Iceland—A picturesque destination 

Jeremy Wight. 


By Janet Wight

Have you ever considered visiting Iceland?

After reading the Icelandair in-flight magazine a few years ago, my interest was piqued. So recently, my family (including my husband, daughters, mother-in-law and sister) vacationed in Iceland for two weeks. I was initially surprised to learn it has become one of the top vacation destinations for Americans. However, after experiencing both its urban and rural delights, I certainly understand why travelers are flocking to this unique and picturesque country. It is a land of natural wonders and historic landmarks. 

We flew to Iceland on a Sunday evening in June. After departing a few hours late, we arrived at Keflavik airport at 8:30 a.m. on Monday. After meeting up with my sister, eating lunch and doing a bit of shopping, we boarded the FlyBus for Reykjavik. It is located 45 minutes from the airport. By the time we arrived at our hotel it was 1 p.m. Since we had been awake for 27 hours, we were fortunate that our rooms were ready early. We rested for a couple of hours before heading out to dinner. Our hotel was within walking distance of the Perlan (or “Pearl”), a museum that houses a nature exhibit, classy restaurant and magnificent observation deck, all constructed on top of six geothermal water tanks. The food was delicious and the views were incredible.

Exploring downtown and bus tour

The next day we took a long walk to thoroughly explore downtown. The city itself is quite compact and easy to navigate. The capital region, which includes Reykjavik and its suburbs, is home to two-thirds of Iceland’s total population of 350,000. We visited Hallgrímskirkja, which is one of the icons of Reykjavik. It is an unusually plain church built on a hill and visible from all over the capital. From there we walked to the main retail and restaurant district. Afterwards, we headed to Harpa, a recently constructed concert hall. We took a guided tour and learned about the history of this innovative performance space. After lunch, we went to the Settlement Exhibition, which was just a few blocks away. We also visited the oldest house in Reykjavik, which contained several informative photography exhibits. Once we arrived back at our hotel, we decided to order pizza, except that few restaurants deliver. One of the hotel staffers helped us out by calling around and placing our order in Icelandic.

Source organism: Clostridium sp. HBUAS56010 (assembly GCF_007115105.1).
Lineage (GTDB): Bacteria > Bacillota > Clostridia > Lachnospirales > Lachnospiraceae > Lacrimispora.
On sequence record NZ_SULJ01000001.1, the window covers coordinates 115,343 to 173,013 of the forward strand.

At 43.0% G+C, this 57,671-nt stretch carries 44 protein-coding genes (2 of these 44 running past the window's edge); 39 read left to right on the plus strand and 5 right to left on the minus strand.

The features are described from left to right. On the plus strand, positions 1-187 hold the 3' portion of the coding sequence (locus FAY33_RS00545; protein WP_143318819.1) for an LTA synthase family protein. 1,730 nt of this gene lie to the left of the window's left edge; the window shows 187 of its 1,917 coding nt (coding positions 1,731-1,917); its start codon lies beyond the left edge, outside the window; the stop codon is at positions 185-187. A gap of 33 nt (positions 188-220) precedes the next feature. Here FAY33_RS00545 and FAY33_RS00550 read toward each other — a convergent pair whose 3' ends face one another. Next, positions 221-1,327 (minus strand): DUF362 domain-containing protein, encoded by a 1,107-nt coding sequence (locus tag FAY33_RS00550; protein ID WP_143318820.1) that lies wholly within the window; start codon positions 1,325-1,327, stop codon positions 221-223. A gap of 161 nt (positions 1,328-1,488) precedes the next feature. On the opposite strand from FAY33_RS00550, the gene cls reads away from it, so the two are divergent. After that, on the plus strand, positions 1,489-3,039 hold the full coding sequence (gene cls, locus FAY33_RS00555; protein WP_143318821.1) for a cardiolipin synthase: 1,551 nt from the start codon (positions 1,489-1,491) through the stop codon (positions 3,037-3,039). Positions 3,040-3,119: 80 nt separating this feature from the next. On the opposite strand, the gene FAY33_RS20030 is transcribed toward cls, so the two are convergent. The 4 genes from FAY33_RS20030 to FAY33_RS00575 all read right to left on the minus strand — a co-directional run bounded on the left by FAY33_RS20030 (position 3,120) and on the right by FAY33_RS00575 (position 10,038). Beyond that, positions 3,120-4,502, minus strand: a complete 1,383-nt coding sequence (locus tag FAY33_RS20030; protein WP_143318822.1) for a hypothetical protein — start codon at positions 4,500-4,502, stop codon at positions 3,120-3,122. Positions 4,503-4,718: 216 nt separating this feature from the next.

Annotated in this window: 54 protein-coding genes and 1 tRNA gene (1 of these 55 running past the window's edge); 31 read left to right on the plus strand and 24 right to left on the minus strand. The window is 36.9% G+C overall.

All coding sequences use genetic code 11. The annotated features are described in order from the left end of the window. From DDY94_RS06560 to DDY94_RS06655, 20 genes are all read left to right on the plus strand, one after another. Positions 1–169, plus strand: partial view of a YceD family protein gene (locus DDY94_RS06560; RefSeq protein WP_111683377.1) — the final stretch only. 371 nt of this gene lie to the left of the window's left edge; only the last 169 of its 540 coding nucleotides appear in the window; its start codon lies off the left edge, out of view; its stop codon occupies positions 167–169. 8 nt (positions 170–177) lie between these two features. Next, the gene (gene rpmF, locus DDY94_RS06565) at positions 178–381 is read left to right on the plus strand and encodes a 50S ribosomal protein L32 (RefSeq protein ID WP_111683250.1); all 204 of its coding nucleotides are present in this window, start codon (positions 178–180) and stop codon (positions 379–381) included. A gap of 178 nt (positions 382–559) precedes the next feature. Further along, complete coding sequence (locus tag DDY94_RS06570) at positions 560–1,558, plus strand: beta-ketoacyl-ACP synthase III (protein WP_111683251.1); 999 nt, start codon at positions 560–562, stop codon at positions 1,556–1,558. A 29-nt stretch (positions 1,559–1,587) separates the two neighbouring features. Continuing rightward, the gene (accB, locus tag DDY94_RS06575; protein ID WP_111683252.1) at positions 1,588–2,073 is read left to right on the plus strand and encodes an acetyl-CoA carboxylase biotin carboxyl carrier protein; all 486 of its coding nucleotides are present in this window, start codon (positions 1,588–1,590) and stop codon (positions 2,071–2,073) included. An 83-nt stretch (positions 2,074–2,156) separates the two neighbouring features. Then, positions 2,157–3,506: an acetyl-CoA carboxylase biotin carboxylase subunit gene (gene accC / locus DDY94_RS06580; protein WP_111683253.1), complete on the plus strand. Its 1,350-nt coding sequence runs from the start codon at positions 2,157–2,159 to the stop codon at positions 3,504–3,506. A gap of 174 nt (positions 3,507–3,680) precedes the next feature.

Jokulsaron Glacier Lagoon in South Iceland. Photo by Jeremy Wight.

The following morning, we met our tour group and began our six-day bus tour, mostly along the 825-mile Ring Road that circles the island. Our charming and engaging guide provided insightful commentary along the way. Each day we made several stops to explore a variety of natural and cultural sights that included magnificent waterfalls, local museums, a turf church, Icelandic horses, a glacial lagoon, lava formations, a geothermal nature bath and the site of the first Parliament. Each evening we stayed in a different hotel. Bountiful breakfast buffets were included, but we were on our own for lunch and dinner. I thoroughly enjoyed being on a bus tour, since it enabled us to cover a lot of territory in a short amount of time.

Self-driving adventure